“Boy, those French. They have a different word for everything.”
Dis donc! and something about des saucisses et des frites still rattle around in my brain decades after the ALM French I took in high school. ALM was all the rage in the 60’s, and our brand new high school was equipped with state-of-the-art language labs, rows of little cubicles with headphones that pumped in the dialog so we could ecouter et repeter.
Malhuereusement, I wasn’t much of a French student. In the lab, I huddled silently in my cubicle, writing notes to my friends instead of listening to insipid conversations about hot dogs and French fries. When the click sounded, signaling that my teacher had tuned in, I straightened up, and mumbled along until she clicked off. Dead language or not, I much preferred Latin, and can still rattle off some conjugations (amo, amas, amat…)and some pithy lines (Gallia est omnia divisa in tres partes.).
When we went to Paris in ’96, I wished I had paid more attention in French class instead of writing notes about upcoming sock hops. One afternoon, we were looking for the Metro, so I approached two ladies. “Bonjour. Excuse-moi. Ou est le Metro?” I asked, pleased at my ability to form this question. When they answered, I stood there slack-jawed, completely at a loss. Luckily, the nice ladies recognized the universal facial expression for “Huh?” and with hand signals, directed us to the Metro.
For our four weeks in Paris, I decided to learn some French. Do I think that Parisians will be dying to chat us up at the local café? No, although wouldn’t that be fun? But, maybe I could learn to make a dinner reservation, speak with a merchant in a market, or ask a simple question instead of just pointing and gesturing.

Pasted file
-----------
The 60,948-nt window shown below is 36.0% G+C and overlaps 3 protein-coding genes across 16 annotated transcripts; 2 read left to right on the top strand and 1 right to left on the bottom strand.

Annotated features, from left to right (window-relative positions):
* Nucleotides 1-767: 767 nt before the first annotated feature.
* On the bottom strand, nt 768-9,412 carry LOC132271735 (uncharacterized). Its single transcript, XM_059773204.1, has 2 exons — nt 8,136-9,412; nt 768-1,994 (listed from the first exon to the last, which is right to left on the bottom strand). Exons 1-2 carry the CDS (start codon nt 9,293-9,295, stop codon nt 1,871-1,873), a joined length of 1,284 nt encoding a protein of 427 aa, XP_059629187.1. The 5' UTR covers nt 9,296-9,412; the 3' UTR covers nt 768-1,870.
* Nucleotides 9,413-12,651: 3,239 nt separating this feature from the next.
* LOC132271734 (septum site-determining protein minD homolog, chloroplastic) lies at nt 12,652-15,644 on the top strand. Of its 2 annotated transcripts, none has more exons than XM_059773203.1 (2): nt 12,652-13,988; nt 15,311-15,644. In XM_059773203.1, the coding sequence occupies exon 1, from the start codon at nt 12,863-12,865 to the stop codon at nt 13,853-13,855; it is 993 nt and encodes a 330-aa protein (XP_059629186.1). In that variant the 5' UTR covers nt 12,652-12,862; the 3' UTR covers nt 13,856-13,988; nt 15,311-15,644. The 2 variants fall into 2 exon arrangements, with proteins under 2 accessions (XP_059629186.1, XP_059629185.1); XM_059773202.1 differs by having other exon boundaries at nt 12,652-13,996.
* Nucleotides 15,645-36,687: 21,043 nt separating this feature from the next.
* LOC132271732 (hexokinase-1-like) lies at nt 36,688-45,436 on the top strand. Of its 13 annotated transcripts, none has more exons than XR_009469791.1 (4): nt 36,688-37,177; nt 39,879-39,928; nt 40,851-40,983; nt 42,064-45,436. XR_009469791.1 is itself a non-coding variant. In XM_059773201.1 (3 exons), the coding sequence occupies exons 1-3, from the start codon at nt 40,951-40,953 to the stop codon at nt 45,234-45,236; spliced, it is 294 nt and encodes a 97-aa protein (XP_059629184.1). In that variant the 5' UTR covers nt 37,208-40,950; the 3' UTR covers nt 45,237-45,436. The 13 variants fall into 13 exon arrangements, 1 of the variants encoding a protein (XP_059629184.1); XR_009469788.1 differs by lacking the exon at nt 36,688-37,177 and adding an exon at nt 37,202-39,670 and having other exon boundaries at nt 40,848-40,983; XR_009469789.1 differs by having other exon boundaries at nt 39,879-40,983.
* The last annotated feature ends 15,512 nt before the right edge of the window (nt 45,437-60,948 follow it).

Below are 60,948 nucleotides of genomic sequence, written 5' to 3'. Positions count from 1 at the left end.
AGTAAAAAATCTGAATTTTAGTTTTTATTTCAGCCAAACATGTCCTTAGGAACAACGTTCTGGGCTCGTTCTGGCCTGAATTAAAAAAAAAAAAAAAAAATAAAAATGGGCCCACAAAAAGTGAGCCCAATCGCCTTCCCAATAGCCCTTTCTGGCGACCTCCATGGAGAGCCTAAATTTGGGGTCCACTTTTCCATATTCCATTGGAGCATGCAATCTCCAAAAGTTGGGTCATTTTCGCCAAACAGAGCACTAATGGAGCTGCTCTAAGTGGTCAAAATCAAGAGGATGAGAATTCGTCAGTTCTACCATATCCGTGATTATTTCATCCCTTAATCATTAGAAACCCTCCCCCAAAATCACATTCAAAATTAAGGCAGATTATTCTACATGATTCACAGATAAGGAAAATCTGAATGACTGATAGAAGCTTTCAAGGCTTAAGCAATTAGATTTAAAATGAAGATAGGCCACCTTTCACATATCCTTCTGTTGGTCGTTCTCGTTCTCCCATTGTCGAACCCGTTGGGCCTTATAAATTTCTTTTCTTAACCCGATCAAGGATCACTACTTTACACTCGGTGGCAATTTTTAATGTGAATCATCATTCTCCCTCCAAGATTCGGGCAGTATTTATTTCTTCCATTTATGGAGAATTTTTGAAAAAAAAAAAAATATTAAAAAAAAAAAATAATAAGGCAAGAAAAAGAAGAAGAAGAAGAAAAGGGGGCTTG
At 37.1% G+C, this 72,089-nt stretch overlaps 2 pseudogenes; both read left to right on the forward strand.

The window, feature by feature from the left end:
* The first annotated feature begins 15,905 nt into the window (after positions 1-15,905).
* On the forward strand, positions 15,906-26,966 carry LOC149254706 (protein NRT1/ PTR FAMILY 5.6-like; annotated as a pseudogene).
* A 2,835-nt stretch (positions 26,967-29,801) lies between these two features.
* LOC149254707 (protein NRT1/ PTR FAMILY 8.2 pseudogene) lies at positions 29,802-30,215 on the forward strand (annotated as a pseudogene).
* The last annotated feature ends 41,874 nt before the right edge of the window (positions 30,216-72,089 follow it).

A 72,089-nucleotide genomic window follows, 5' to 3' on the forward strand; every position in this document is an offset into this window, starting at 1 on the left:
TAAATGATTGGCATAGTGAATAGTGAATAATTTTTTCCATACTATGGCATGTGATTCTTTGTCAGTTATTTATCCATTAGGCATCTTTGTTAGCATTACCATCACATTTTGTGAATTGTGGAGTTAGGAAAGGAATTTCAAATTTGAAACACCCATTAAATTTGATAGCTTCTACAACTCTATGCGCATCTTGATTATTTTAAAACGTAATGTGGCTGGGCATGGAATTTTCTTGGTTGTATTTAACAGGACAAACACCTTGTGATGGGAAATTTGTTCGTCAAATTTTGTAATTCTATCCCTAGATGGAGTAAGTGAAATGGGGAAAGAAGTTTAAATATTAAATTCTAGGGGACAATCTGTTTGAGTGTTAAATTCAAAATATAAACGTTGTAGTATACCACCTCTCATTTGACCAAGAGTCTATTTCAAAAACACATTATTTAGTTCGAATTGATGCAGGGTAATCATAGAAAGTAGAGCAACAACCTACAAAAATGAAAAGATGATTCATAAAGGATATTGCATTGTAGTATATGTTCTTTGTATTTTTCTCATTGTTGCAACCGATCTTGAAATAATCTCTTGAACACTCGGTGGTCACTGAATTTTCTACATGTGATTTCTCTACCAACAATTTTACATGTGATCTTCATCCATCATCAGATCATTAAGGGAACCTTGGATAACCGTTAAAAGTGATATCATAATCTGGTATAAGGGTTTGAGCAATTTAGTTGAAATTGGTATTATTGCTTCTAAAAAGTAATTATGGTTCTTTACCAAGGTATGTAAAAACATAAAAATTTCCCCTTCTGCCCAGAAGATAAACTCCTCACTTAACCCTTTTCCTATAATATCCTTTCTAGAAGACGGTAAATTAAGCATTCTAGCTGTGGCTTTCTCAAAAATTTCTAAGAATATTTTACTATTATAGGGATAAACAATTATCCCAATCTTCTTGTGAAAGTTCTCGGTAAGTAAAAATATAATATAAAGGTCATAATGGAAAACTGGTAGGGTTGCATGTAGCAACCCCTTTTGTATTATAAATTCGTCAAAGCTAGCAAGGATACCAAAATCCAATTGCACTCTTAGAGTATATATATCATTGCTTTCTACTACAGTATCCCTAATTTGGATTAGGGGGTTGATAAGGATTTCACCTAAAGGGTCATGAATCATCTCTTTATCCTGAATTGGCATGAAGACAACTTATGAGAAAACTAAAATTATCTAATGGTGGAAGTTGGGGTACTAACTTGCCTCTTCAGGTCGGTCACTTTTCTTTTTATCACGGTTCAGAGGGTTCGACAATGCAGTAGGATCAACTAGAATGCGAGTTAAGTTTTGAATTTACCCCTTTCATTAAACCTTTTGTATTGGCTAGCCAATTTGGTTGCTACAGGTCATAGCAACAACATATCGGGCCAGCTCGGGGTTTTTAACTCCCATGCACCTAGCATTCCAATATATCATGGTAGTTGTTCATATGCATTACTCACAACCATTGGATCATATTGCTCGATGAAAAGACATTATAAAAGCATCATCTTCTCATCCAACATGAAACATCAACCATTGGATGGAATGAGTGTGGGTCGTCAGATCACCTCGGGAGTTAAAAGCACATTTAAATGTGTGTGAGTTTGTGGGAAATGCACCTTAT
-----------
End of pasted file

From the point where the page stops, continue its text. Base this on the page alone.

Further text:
I consulted my friend Sue, a retired French teacher and francophile, who’s willing to get together for some practice. She also steered me to Pimsleur’s French. I checked out the 30 CD set from the bibliotheque, so each day, I listen and repeter words, phrases and sentences. Right out of the gate, I learned how to say “I don’t understand French” and “Do you understand English?” After I complete the two lessons, I pop the CD in my car and speak French wherever I go.
Facile ou dificile?
Dificile pour moi. First of all, my pronunciation. The French language is beautiful, gliding along like a prima ballerina en pointe. My sentences clunk along, a Midwesterner in Uggs. Then, the letter v is everywhere. Veux, va, vient, voyer, voudrais, vingt, and vin are a snarl in my head. And verb tenses? Mon deux! Can’t we all speak in the present, and let the listener guess if we mean today, yesterday, or tomorrow? I have a renewed admiration for the adult English language learners I’ve tutored for the past several years. It’s tough going.
I’m happy to say, though, that I’ve learned some soon-to-be useful sentences. C’est combien? (How much is this?) and Je voudrais un verre du vin blanc (I would like a glass of white wine.) should get me through the day.